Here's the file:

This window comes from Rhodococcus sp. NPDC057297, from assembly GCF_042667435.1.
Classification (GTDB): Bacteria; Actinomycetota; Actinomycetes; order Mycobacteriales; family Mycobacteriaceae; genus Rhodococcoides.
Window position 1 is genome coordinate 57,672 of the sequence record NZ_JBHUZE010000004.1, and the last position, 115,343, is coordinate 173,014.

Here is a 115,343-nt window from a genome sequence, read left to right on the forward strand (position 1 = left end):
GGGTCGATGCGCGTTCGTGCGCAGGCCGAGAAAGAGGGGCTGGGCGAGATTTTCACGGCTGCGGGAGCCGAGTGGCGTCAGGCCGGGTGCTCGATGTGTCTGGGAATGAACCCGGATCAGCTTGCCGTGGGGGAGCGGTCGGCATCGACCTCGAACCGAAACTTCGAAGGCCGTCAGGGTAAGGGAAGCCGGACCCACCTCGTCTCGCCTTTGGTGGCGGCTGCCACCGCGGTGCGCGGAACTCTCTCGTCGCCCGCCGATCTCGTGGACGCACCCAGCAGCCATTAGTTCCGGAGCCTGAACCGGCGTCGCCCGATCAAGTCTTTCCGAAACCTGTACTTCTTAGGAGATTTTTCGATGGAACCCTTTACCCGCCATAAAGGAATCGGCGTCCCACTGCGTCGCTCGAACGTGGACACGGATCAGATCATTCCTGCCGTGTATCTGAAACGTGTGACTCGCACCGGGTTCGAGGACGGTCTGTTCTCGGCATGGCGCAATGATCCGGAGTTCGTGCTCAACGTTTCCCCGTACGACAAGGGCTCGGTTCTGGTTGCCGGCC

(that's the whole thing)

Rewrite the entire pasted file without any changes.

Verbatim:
This window comes from Rhodococcus sp. NPDC057297, from assembly GCF_042667435.1.
Classification (GTDB): Bacteria; Actinomycetota; Actinomycetes; order Mycobacteriales; family Mycobacteriaceae; genus Rhodococcoides.
Window position 1 is genome coordinate 57,672 of the sequence record NZ_JBHUZE010000004.1, and the last position, 115,343, is coordinate 173,014.

Here is a 115,343-nt window from a genome sequence, read left to right on the forward strand (position 1 = left end):
GGGTCGATGCGCGTTCGTGCGCAGGCCGAGAAAGAGGGGCTGGGCGAGATTTTCACGGCTGCGGGAGCCGAGTGGCGTCAGGCCGGGTGCTCGATGTGTCTGGGAATGAACCCGGATCAGCTTGCCGTGGGGGAGCGGTCGGCATCGACCTCGAACCGAAACTTCGAAGGCCGTCAGGGTAAGGGAAGCCGGACCCACCTCGTCTCGCCTTTGGTGGCGGCTGCCACCGCGGTGCGCGGAACTCTCTCGTCGCCCGCCGATCTCGTGGACGCACCCAGCAGCCATTAGTTCCGGAGCCTGAACCGGCGTCGCCCGATCAAGTCTTTCCGAAACCTGTACTTCTTAGGAGATTTTTCGATGGAACCCTTTACCCGCCATAAAGGAATCGGCGTCCCACTGCGTCGCTCGAACGTGGACACGGATCAGATCATTCCTGCCGTGTATCTGAAACGTGTGACTCGCACCGGGTTCGAGGACGGTCTGTTCTCGGCATGGCGCAATGATCCGGAGTTCGTGCTCAACGTTTCCCCGTACGACAAGGGCTCGGTTCTGGTTGCCGGCC